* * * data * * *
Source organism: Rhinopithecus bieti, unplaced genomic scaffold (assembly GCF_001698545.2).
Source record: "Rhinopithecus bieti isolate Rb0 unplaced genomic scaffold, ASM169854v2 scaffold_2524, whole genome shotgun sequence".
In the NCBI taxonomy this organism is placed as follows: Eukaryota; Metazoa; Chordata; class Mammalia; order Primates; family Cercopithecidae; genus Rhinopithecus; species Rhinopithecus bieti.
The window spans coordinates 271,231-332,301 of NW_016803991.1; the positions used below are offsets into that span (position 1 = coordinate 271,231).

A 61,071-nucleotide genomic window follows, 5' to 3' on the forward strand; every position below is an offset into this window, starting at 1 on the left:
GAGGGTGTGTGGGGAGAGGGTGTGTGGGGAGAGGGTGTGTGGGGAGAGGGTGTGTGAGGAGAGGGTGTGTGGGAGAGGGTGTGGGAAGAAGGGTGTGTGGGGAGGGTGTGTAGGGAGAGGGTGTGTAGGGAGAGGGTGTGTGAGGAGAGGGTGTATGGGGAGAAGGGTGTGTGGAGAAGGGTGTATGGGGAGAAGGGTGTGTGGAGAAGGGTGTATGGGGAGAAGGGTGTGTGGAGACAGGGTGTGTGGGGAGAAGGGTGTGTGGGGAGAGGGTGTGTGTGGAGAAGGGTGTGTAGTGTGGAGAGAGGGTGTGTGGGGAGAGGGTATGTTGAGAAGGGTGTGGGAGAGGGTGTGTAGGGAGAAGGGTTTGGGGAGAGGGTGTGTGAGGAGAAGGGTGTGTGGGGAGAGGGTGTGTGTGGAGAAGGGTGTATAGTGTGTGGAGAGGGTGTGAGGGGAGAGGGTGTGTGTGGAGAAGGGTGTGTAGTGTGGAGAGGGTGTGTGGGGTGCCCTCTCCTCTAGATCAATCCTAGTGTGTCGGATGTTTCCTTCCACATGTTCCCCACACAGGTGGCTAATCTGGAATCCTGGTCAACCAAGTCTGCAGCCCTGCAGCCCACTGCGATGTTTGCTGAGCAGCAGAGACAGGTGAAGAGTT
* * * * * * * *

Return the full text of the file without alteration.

Source organism: Rhinopithecus bieti, unplaced genomic scaffold (assembly GCF_001698545.2).
Source record: "Rhinopithecus bieti isolate Rb0 unplaced genomic scaffold, ASM169854v2 scaffold_2524, whole genome shotgun sequence".
In the NCBI taxonomy this organism is placed as follows: Eukaryota; Metazoa; Chordata; class Mammalia; order Primates; family Cercopithecidae; genus Rhinopithecus; species Rhinopithecus bieti.
The window spans coordinates 271,231-332,301 of NW_016803991.1; the positions used below are offsets into that span (position 1 = coordinate 271,231).

A 61,071-nucleotide genomic window follows, 5' to 3' on the forward strand; every position below is an offset into this window, starting at 1 on the left:
GAGGGTGTGTGGGGAGAGGGTGTGTGGGGAGAGGGTGTGTGGGGAGAGGGTGTGTGAGGAGAGGGTGTGTGGGAGAGGGTGTGGGAAGAAGGGTGTGTGGGGAGGGTGTGTAGGGAGAGGGTGTGTAGGGAGAGGGTGTGTGAGGAGAGGGTGTATGGGGAGAAGGGTGTGTGGAGAAGGGTGTATGGGGAGAAGGGTGTGTGGAGAAGGGTGTATGGGGAGAAGGGTGTGTGGAGACAGGGTGTGTGGGGAGAAGGGTGTGTGGGGAGAGGGTGTGTGTGGAGAAGGGTGTGTAGTGTGGAGAGAGGGTGTGTGGGGAGAGGGTATGTTGAGAAGGGTGTGGGAGAGGGTGTGTAGGGAGAAGGGTTTGGGGAGAGGGTGTGTGAGGAGAAGGGTGTGTGGGGAGAGGGTGTGTGTGGAGAAGGGTGTATAGTGTGTGGAGAGGGTGTGAGGGGAGAGGGTGTGTGTGGAGAAGGGTGTGTAGTGTGGAGAGGGTGTGTGGGGTGCCCTCTCCTCTAGATCAATCCTAGTGTGTCGGATGTTTCCTTCCACATGTTCCCCACACAGGTGGCTAATCTGGAATCCTGGTCAACCAAGTCTGCAGCCCTGCAGCCCACTGCGATGTTTGCTGAGCAGCAGAGACAGGTGAAGAGTT